Leno admits he was an okay student, but did not learn conventionally, though he didn’t know of a big reason for those struggles until he was diagnosed as dyslexic. His mom did what she could, helping him with homework and with whatever else he needed assistance. His mother was smart, yet not formally educated, and her strong Scottish brogue made some of their dinner table sessions comical—for example, her trying to teach young Jay French, giving him exposure to at least two languages that he couldn’t understand. Yet the turning point in his life really came from his English teacher, Mrs. Hawke, who noticed how teenage Jay periodically held court in the school hallways, telling jokes. Presciently, she suggested that, for his assignments, he should write out his stories on paper and then read them aloud to the class. Bingo! Leno had never enjoyed homework before, but after that, it became a source of great pleasure for him. He was so grateful for her guidance, that he eventually created a scholarship in her name at the school.

Leno lived at home until he left for university at Boston’s Emerson College, from which he graduated in 1973 with a bachelor’s degree in speech therapy. Again presaging what his life would become as the owner of world-class automobiles and motorcycles, Leno got a job at the local Rolls-Royce- Bentley dealer (they typically were the same dealership at that time). “I did new car prep, that’s what I did. I was a kid, you know, putting on license plates, checking the oil. I was a college student at the time. So consequently, I was a little bet- ter equipped to deal with some of the rich customers, as I knew how to talk. They would send me to pick people up and take them around and do whatever; it was primarily…light mechanic work, changing oil and things like that.”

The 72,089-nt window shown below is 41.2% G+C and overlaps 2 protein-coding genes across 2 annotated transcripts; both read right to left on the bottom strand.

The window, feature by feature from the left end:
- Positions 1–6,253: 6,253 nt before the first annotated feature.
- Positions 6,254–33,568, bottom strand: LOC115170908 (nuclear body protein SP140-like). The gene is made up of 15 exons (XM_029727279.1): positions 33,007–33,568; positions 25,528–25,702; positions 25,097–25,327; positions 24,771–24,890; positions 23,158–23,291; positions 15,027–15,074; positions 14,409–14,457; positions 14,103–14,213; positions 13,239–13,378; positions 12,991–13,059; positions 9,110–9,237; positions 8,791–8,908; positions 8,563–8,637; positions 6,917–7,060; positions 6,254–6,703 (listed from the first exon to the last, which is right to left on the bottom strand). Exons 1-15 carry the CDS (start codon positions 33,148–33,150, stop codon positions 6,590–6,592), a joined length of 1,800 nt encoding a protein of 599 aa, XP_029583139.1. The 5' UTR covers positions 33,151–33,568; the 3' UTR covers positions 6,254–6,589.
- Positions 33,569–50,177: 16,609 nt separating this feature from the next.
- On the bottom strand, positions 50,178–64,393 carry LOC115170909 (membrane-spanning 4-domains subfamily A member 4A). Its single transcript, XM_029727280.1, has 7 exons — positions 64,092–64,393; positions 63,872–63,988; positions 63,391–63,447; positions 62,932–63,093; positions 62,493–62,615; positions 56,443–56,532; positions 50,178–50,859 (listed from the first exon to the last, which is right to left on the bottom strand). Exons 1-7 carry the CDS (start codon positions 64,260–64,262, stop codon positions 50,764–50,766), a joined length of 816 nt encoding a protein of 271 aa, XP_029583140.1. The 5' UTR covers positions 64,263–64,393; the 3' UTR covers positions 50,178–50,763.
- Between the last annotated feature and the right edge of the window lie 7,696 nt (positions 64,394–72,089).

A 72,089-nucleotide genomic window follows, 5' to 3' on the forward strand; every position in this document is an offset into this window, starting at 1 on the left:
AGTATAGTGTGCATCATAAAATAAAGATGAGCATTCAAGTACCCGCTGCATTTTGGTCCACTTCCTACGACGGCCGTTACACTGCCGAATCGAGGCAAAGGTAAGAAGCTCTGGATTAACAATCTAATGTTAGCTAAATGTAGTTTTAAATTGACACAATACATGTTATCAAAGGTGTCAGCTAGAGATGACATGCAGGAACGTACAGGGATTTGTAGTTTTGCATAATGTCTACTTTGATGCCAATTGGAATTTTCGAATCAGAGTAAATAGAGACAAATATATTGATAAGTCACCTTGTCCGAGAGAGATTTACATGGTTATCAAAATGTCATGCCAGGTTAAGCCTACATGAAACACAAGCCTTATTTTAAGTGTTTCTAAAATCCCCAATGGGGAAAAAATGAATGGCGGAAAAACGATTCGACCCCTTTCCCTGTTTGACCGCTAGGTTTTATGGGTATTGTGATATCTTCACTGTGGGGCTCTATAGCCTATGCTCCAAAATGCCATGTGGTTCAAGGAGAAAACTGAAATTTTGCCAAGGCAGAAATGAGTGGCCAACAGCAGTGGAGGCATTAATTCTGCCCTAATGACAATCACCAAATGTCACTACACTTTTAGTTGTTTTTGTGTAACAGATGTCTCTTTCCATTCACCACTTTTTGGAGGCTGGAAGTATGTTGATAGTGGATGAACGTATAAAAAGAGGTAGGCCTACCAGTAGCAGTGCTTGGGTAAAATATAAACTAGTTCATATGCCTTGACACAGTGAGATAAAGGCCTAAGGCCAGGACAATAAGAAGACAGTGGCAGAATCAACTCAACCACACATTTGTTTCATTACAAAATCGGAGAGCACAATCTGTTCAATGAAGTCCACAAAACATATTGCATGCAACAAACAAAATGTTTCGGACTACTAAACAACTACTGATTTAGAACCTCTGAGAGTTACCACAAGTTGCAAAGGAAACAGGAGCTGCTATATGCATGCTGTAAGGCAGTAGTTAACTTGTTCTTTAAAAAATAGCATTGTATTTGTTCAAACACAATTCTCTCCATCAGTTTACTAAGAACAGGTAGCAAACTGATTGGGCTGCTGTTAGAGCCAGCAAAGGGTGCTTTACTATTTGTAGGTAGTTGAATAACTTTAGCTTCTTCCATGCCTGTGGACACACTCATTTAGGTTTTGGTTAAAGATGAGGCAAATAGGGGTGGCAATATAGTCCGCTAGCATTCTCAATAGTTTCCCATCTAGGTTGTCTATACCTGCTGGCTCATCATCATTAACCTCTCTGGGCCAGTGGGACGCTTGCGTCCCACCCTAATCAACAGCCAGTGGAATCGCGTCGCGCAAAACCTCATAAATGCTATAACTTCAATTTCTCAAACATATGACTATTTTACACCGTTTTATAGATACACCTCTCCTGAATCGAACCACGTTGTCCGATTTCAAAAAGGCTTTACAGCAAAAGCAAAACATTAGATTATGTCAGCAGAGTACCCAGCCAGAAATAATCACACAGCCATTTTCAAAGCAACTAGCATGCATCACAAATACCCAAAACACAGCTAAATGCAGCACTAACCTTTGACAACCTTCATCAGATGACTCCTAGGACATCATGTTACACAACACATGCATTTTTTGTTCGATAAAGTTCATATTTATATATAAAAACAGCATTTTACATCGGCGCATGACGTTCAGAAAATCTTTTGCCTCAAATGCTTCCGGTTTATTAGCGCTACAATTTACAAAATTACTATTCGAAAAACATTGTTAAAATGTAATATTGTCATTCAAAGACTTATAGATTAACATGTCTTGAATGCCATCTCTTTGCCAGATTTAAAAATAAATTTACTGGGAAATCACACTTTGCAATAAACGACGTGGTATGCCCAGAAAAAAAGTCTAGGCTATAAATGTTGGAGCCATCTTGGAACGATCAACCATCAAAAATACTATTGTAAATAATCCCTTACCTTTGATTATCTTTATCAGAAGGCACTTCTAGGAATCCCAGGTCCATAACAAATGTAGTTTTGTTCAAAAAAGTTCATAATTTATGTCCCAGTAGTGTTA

As much as he admired automobiles, comedy was in his veins, so he headed west after college to the joke-and-television capital of the world. But, it wasn’t long before cars started playing a large part in his life again. He bought a 1955 Buick Road master in 1972. He paid $350 for that 17-year-old car. It was the car that
took him and Mavis—his wife of 35 years—on their first date, and it was the car that took him to his first gig with Johnny Carson on The Tonight Show. Though the Buick went somewhat fallow for many years, he still has it, but since the millennium, it now boasts a Corvette engine and a modern chassis setup. So again, we see the ubiquitous themes in Leno’s life—finding something that he enjoys and then sticking with it, making it better, and then relishing it for decades and decades. Side note: Leno never sells his cars, though he’s donated several to charitable causes.